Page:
Mali, Africa’s third largest gold producer behind South Africa and Ghana, has been mulling a review of its 2012 Mining Code for some time now, but progress has been slow.
While the changes have not yet been finalised or announced, the country has been considering the scrapping of a 30-year exemption that protects companies with projects in the country from changes to the fiscal framework, along with other changes.
Compiled by CHANTELLE KOTZE.
Having led the National Directorate of Geology and Mines in Mali, Lelenta Hawa Baba Bah was named the new Minister of Mines in September 2018 following a change in government under president Ibrahim Boubacar Keïta.
As minister, she will oversee the government’s bid to revise the mining code.
Holders of a Mining Permit in Mali are required to enter into an agreement referred to as a “Convention d’Établissement” or “Mining Convention Agreement” with the Malian government prior to the commencement of exploration or mining activities.
This agreement operates in parallel with the Mining Permit and, with the applicable Mining Code and other relevant legislation, governs the conditions that apply to exploration and mining operations.
These conditions cover work obligations, reporting, taxes, duties, customs, local content, training obligations, and Mali government equity participation.
The new agreement guarantees a new 10% lower income tax rate of 25%, and has resulted in the Mali government granting a 10-year extension to the Syama Mining Permit.
Furthermore, the emerging miner has also been guaranteed that royalty rates, taxation regime, and fiscal provisions can only be improved by future legislative amendments.
“Mali is a well-managed, long-standing, globally important gold mining jurisdiction,” says Resolute Mining’s MD and CEO John Welborn.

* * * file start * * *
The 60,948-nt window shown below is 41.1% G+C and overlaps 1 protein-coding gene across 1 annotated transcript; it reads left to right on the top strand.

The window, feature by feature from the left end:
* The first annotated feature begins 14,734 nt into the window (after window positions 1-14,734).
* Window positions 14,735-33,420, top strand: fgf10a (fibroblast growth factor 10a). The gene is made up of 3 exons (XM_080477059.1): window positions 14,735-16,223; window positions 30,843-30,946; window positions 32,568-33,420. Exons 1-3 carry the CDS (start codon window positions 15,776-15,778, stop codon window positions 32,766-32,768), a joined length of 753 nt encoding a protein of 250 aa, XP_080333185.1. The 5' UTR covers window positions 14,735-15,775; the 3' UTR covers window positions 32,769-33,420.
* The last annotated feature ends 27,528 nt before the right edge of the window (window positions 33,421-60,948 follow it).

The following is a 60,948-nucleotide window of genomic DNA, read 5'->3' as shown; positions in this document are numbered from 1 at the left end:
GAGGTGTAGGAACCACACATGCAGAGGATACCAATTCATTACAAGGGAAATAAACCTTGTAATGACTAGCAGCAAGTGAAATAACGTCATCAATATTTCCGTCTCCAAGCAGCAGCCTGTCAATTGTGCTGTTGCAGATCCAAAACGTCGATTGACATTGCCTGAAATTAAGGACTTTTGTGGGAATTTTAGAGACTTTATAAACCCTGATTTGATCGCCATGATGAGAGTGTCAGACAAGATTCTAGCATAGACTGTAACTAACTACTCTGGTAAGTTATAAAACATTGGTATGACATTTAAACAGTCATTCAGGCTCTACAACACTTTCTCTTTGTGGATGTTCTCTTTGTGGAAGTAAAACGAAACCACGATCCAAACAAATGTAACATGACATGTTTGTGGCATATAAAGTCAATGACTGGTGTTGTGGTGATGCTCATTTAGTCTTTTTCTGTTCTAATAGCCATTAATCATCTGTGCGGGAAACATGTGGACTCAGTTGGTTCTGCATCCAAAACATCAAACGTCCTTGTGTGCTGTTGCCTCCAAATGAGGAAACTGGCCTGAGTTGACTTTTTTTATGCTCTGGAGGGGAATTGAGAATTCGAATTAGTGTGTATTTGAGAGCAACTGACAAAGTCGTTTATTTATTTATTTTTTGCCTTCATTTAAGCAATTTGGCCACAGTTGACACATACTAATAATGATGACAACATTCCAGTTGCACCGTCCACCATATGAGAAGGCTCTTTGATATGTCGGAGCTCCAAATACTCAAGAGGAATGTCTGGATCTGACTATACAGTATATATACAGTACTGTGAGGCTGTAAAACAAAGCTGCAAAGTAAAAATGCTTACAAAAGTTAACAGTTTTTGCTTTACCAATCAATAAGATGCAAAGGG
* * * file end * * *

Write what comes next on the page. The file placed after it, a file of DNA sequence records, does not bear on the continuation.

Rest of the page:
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Overall economic growth in West Africa is projected to be at 3.6% in 2019 and 2020, boosted by the recovery of commodity prices and improved production and service sectors in the region, according to the African Development Bank.
As early as 2000, Economic Community of West African States (ECOWAS) members stated their strong commitment to harmonising tax regimes in the extractive sector, with a view to avoiding tax competition and its negative impact on public revenues.
West African Economic and Monetary Union (WAEMU) member countries agreed on a common policy and common mining code for the mining sector in 2003, which set the tax and customs benefits that can be granted to mining companies in member states.
The code also specifies provisions at the national level (lease term, rights and obligations, amount of fixed fees and duties on plot area) and at the community level (mining tax basis and rates, duration of exemptions, government participation, and terms of the stability clause).
But the code was never implemented. So tax regimes differ widely across member states.